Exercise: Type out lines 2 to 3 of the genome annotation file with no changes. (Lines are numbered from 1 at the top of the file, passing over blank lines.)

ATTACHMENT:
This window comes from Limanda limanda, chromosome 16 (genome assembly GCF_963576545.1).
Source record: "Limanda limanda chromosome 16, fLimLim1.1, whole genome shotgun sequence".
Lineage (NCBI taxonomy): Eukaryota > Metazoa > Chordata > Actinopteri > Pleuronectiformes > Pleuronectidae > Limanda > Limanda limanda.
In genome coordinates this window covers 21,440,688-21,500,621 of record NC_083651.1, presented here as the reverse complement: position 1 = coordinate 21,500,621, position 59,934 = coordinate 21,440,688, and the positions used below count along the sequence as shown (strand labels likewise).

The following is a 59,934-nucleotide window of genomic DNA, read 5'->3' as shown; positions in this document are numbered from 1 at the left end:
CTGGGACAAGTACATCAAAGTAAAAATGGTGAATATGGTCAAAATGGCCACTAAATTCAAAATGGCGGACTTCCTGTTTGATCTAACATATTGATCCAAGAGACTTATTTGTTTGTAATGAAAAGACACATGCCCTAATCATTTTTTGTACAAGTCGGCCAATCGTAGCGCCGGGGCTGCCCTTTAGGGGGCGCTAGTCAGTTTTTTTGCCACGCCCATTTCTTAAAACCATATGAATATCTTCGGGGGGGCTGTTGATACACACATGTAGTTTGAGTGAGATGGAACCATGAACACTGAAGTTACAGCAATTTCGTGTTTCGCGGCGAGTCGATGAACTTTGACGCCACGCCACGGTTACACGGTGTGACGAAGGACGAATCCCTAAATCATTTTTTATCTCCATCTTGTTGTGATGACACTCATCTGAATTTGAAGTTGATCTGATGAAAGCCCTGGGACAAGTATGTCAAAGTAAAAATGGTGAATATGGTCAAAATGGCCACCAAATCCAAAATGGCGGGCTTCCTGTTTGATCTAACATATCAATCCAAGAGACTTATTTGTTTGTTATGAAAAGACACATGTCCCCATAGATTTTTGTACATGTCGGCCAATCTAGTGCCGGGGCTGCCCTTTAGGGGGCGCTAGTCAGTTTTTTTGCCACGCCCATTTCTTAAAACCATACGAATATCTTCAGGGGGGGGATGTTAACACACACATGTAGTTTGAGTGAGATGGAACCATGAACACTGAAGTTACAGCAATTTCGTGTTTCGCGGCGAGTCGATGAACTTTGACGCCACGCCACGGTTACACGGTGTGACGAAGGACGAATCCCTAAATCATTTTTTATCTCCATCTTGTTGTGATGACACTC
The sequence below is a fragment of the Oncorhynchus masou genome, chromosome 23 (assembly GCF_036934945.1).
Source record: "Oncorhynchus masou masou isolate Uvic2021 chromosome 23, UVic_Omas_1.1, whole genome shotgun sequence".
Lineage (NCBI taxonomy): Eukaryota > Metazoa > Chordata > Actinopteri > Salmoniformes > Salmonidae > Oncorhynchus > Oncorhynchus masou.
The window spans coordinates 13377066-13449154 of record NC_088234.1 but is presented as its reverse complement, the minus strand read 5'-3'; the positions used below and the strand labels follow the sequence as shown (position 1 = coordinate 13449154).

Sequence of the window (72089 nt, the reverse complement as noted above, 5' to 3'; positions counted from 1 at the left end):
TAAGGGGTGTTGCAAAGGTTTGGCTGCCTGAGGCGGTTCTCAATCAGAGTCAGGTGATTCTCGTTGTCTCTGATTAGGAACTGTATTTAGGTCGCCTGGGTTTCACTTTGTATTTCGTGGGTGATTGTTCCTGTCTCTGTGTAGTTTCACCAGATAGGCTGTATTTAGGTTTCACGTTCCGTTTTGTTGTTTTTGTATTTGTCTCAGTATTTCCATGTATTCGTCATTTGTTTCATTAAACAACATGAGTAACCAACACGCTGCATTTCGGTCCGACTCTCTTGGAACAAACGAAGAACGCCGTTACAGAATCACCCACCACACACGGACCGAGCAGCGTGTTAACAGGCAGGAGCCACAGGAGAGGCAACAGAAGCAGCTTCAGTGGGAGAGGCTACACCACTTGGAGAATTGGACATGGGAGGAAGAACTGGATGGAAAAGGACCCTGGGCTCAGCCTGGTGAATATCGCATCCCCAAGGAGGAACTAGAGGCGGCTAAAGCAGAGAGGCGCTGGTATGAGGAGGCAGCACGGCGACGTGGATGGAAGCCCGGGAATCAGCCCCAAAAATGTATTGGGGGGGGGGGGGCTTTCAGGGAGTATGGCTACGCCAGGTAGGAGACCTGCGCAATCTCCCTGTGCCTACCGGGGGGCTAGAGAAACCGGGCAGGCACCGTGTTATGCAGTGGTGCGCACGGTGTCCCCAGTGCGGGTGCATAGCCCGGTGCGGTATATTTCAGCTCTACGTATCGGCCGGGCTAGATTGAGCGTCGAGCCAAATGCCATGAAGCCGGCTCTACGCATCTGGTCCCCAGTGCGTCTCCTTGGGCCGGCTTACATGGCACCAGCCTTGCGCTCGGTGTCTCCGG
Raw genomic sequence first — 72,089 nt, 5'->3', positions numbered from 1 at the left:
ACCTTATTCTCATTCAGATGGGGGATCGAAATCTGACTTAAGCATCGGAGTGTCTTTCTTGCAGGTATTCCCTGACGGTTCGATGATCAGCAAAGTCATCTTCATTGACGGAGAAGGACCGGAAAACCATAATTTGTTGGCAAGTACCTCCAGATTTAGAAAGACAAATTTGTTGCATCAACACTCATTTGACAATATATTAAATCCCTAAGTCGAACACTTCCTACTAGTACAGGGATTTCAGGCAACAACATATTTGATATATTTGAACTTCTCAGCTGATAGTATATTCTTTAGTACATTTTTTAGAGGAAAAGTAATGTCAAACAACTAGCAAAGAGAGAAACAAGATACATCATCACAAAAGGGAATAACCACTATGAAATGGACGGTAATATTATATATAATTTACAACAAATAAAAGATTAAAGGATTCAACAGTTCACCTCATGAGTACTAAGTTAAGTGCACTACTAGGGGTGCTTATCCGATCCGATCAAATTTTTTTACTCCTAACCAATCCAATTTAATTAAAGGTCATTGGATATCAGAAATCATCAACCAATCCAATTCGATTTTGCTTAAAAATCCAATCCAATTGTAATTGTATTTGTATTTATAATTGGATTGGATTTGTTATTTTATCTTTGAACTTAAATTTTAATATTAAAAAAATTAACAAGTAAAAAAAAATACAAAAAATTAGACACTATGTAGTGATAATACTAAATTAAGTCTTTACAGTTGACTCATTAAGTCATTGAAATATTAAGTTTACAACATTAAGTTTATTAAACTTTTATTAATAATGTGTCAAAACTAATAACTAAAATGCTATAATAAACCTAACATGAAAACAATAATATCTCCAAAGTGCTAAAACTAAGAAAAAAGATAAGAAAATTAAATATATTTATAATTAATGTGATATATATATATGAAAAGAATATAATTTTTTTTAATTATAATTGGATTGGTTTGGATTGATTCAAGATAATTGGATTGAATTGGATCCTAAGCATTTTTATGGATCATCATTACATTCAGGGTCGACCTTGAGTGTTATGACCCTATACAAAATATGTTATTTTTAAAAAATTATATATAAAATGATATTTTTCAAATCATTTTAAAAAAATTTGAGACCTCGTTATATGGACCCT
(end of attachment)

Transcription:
Source record: "Limanda limanda chromosome 16, fLimLim1.1, whole genome shotgun sequence".
Lineage (NCBI taxonomy): Eukaryota > Metazoa > Chordata > Actinopteri > Pleuronectiformes > Pleuronectidae > Limanda > Limanda limanda.